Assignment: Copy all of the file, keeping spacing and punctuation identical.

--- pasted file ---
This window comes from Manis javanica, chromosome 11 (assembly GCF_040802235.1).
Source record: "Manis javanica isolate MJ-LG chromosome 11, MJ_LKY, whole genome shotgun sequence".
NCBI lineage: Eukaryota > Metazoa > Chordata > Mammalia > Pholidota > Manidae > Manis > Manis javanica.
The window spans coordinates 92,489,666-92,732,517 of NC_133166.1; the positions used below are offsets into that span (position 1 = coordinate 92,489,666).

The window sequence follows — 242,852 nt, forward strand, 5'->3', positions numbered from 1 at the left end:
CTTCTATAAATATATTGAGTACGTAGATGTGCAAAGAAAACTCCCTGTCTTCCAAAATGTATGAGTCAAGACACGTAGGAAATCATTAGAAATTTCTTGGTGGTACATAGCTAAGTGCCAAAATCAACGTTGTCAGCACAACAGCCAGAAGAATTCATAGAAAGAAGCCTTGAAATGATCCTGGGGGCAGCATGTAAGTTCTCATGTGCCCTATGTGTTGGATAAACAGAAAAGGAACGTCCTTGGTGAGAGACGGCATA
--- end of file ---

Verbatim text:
This window comes from Manis javanica, chromosome 11 (assembly GCF_040802235.1).
Source record: "Manis javanica isolate MJ-LG chromosome 11, MJ_LKY, whole genome shotgun sequence".
NCBI lineage: Eukaryota > Metazoa > Chordata > Mammalia > Pholidota > Manidae > Manis > Manis javanica.
The window spans coordinates 92,489,666-92,732,517 of NC_133166.1; the positions used below are offsets into that span (position 1 = coordinate 92,489,666).

The window sequence follows — 242,852 nt, forward strand, 5'->3', positions numbered from 1 at the left end:
CTTCTATAAATATATTGAGTACGTAGATGTGCAAAGAAAACTCCCTGTCTTCCAAAATGTATGAGTCAAGACACGTAGGAAATCATTAGAAATTTCTTGGTGGTACATAGCTAAGTGCCAAAATCAACGTTGTCAGCACAACAGCCAGAAGAATTCATAGAAAGAAGCCTTGAAATGATCCTGGGGGCAGCATGTAAGTTCTCATGTGCCCTATGTGTTGGATAAACAGAAAAGGAACGTCCTTGGTGAGAGACGGCATA